Name Variations Edit

  • cederat
  • cedro
  • yuzu

About Citron Edit

A sour Japanese citrus fruit, which is used almost exclusively for its aromatic rind. The rind of the yuzu (which is about the size of a tangerine) has an aroma that's distinct from lemons and limes or any other Western citrus fruit. Yuzu rind is used as a garnish or small slivers are added to various dishes to enhance their flavor. It can be found in some Japanese markets.

The citron is a fragrant fruit with the botanical name Citrus medica, which applies to both the Swingle and Tanaka systems. It is a prominent member in the genus Citrus, belonging to the Rutaceae or Rue family, sub-family Aurantioideae. The designation medica is apparently derived from the similar ancient names media, Median apple etc., which were influenced by Theophrastus, who believed the citron was native to Medes, Persia or Assyria.

The citron has many similar names in diverse languages, e.g. cederat, cedro, etc. Most confusing are the Polish, Czech, Slovak, French, Dutch, German, Yiddish and Scandinavian languages, in which the false friend "citron" refers to the fruit called lemon in English. The French name for citron is "cédrat".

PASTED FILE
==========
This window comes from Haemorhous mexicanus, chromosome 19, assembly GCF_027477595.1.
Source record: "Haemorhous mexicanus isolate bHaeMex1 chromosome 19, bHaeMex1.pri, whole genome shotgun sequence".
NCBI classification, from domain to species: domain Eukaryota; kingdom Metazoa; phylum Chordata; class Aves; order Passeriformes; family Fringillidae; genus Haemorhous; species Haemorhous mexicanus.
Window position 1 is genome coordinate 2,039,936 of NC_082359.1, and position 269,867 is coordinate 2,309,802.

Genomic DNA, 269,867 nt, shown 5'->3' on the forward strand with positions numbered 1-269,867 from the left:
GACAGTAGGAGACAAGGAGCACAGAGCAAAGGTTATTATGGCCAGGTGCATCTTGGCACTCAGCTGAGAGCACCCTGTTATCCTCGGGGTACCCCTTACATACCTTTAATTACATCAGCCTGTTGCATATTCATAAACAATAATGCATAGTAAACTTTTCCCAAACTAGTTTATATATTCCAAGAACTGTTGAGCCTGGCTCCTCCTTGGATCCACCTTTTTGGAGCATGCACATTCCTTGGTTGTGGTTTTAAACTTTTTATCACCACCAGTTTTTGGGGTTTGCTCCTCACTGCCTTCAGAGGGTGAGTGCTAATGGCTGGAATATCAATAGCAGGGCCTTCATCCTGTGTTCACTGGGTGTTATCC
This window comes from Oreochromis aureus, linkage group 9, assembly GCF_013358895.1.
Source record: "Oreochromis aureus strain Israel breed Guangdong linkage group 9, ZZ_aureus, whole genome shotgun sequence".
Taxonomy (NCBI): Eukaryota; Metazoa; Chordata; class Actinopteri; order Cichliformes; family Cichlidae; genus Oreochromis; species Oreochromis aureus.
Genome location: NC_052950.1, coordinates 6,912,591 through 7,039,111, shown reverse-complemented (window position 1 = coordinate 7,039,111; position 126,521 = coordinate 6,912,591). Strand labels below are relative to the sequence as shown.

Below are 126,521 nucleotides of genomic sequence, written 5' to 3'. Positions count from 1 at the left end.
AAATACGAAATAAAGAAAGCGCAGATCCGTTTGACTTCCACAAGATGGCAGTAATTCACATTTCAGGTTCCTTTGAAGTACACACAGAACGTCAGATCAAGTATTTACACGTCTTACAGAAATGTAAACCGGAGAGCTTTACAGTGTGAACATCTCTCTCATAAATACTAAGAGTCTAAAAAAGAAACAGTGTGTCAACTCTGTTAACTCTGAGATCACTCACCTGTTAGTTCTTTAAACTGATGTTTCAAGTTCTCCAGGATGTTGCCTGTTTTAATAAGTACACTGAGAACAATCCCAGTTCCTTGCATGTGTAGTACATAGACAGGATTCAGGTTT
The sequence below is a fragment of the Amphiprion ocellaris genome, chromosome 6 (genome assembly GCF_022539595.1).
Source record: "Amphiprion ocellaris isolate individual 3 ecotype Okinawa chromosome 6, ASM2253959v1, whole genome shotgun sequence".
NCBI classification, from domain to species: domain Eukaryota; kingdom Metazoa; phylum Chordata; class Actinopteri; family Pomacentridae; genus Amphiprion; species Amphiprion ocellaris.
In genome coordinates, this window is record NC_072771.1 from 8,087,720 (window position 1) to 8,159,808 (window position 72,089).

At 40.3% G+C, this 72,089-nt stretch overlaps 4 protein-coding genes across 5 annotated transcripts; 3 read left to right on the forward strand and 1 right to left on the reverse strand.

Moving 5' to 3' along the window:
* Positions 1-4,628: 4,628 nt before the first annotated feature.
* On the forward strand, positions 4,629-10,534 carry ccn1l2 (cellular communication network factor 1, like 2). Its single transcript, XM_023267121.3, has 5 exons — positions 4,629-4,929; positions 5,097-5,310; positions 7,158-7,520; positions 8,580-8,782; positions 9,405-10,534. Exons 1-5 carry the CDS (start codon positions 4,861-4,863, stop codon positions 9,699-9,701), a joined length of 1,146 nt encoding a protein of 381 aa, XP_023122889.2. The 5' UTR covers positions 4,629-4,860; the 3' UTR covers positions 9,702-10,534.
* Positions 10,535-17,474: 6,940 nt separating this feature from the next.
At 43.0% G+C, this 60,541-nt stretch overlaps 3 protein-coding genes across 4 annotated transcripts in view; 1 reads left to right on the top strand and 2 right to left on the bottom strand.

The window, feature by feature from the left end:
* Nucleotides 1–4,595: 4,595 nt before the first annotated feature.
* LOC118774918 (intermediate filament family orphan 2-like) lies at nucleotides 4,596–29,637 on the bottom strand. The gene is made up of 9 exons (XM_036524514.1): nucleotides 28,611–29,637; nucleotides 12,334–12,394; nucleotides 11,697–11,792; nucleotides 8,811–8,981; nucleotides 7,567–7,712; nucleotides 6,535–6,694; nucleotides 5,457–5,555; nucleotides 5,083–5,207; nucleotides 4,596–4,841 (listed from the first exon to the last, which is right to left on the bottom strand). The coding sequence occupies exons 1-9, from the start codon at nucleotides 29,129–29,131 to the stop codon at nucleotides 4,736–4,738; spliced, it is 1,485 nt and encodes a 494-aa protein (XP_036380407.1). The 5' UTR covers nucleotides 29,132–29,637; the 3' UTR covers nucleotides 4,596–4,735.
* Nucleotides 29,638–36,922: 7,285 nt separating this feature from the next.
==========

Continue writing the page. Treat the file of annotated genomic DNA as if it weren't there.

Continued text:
The fruit is fragrant, mostly oblong, ovoid or oval, occasionally pyriform, but highly variable, the peel is yellow when fully ripe; usually rough and bumpy but sometimes smooth; pulp pale-yellow or greenish divided into as many as 14 or 15 segments, firm, not very juicy, acid or sweet. Citron contains numerous monoembryonic seeds, ovoid, smooth, white within. Citron cultivars are mainly of two types and are different. Among the better-known cultivars are: Corsican, Diamante, Etrog, Bajoura. The most important part of the citron is the peel which is a fairly important article in international trade. Citrons are also very used in preparing salads, sweet drinks, citronade, cookies, but is specially is used with fish in order to provide a fresh taste.

Citron Recipes Edit

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